This year confronts Kansas Democrats with something new: a primary challenge in the governor’s race. Former Governors John Carlin and Kathleen Sebelius are split—Carlin backs former State Representative Josh Svaty while Sebelius prefers State Senator Laura Kelly. House Minority Leader Jim Ward and former Wichita Mayor Carl Brewer are also credible candidates. What to do?

My suggestion: just nominate good candidates, then let the nature of the times and the will of the voters do the rest.

One thing Democrats do not need to do is get all wrapped up in the idea called strategic voting—the idea that each candidate must be vetted for his or her electability versus the others. In fact, all of the Democrats are probably equally likely to beat the Republican nominee. The rest depends on circumstances like the state of the state’s economy, the popularity or unpopularity of President Trump and Governor Colyer, Greg Orman’s third-party, wild card candidacy, and which candidate wins the Republican nomination. Democrats have no control over any of these things.

By contrast, Democrats over 40 reflexively recite the names McGovern, Mondale, and Dukakis as an admonition to practice strategic voting. Yet those three landslide presidential defeats of the 1970s and 1980s are over-analyzed. 1972, 1984, and 1988 were all good years for incumbent presidents. Any Democrat would have lost. It was not an issue-based choice — in ’84, for example, polls showed voters closer to Mondale than to Reagan on many key issues. It was Reagan’s image, and his incumbency, that led to his landslide. Meanwhile, Democrats usually retained their large majorities in Congress and most state legislatures back then. They can only dream of having such numbers today.

Today’s younger Democrats are wise not to put too much stock in so-called electability. They have never heard of McGovern, Mondale, or Dukakis, and they distrust candidates who promise to win by moving to the center. In both parties, authenticity, not centrism, are today’s watchwords.

Most Americans do not see the political world as liberal or conservative. For example, Trump supporters hold surprisingly liberal views on a host of issues, including Social Security and Medicare—two of the largest items in the federal budget. They also want government to protect the jobs of at-risk workers: another liberal priority. It is cultural issues where Trump supporters leave their outspoken, conservative mark.Using the word “liberal” as a battering ram against others is mainly a Republican strategy to rally their base. As such, whoever wins the Republican nomination will call any Democrat “liberal” at every opportunity, because the words “liberal” and “conservative” are mostly cultural markers, not issue positions. As such, they play particularly well with the Republican base. They will throw this “liberal” label at Independent Greg Orman. It has little to do with policy.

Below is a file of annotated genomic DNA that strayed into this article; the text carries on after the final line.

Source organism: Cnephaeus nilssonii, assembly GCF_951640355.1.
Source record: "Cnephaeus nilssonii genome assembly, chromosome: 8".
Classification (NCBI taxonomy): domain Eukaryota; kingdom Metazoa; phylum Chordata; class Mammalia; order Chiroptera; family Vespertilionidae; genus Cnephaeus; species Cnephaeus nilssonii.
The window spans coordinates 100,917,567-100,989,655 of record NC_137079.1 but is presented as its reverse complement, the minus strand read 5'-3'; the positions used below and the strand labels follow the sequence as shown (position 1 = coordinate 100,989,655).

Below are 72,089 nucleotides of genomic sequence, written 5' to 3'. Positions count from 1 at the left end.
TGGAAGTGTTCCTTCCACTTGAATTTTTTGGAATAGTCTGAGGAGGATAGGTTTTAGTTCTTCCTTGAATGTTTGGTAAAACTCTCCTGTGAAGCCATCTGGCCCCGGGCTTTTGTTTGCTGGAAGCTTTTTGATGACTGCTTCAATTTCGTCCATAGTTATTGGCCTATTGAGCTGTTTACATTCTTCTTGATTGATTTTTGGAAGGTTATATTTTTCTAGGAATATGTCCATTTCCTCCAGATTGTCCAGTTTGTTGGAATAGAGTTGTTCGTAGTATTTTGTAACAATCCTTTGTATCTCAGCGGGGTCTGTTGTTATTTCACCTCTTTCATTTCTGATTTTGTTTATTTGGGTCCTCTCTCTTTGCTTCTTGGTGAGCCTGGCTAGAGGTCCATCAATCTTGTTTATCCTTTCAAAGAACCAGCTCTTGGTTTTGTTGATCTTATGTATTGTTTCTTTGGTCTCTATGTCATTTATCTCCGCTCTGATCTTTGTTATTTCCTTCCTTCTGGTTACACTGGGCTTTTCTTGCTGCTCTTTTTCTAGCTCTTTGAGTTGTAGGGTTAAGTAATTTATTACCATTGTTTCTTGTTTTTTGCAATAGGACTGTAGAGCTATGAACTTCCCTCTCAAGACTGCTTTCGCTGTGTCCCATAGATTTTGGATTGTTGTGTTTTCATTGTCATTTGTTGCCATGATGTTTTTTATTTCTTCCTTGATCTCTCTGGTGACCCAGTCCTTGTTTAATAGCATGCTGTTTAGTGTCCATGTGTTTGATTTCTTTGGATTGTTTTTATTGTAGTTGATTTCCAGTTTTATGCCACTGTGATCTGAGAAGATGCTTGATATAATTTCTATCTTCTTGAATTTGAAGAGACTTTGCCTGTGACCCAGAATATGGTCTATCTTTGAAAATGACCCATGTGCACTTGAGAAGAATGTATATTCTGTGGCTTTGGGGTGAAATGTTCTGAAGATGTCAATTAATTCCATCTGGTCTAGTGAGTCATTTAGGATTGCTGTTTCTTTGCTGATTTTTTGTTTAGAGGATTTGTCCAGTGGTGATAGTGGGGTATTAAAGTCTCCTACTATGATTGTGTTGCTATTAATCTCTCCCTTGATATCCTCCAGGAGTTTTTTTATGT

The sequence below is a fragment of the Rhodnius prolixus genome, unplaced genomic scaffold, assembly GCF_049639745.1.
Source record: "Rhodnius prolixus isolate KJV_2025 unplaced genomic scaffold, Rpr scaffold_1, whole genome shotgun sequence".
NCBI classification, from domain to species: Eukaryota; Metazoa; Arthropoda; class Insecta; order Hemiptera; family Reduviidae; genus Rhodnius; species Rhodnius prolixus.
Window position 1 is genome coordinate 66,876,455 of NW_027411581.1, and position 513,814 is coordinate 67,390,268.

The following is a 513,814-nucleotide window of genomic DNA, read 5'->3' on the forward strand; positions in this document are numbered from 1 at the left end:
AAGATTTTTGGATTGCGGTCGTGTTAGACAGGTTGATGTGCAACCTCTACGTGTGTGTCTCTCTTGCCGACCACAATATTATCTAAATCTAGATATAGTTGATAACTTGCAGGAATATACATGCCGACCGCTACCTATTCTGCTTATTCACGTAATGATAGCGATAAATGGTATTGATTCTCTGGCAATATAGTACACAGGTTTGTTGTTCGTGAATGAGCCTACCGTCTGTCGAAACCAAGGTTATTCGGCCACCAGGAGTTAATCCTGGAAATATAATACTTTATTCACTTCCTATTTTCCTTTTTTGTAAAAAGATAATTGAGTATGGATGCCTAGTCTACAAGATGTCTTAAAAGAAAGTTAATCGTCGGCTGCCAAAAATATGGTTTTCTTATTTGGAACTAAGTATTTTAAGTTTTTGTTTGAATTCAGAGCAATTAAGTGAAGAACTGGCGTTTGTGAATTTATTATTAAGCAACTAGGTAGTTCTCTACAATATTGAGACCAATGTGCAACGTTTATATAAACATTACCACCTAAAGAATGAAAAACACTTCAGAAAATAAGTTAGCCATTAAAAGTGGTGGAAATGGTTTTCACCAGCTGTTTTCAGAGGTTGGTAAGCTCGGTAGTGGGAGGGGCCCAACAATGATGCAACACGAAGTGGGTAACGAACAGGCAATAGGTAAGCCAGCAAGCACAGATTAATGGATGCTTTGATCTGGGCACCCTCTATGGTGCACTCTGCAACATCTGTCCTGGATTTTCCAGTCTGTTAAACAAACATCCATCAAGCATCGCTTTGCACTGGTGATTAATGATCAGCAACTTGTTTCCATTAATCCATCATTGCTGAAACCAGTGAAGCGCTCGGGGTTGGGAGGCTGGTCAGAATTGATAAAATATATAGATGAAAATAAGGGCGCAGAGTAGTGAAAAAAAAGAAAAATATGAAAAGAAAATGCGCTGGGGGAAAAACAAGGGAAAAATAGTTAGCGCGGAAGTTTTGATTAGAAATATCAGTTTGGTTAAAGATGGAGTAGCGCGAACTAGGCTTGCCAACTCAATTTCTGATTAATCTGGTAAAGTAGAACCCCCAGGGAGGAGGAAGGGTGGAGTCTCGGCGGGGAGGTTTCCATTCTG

All four Democrats would support public education and social services far more than either GOP front-runner, Kris Kobach or Gov. Colyer. Identifying himself as anti-abortion, Svaty fills a special niche — not electability, but rather a candidate for those who agree with the Democrats on most social and economic issues but oppose most legal abortions. This group could potentially be quite large. For example, it would include many devout Catholics with views similar to those of Pope Francis. Social-justice evangelicals may join, too. It is good for this group to have representation, but when it comes to electability, the key is for all Democrats to unite behind their eventual nominee. The most electable candidate is a good, well-qualified one who works hard, has the party’s full support, and relates well to voters. Beyond that, it is largely up to the nature of the times—and the voters themselves.

Michael A. Smith is professor of Political Science at Emporia State University.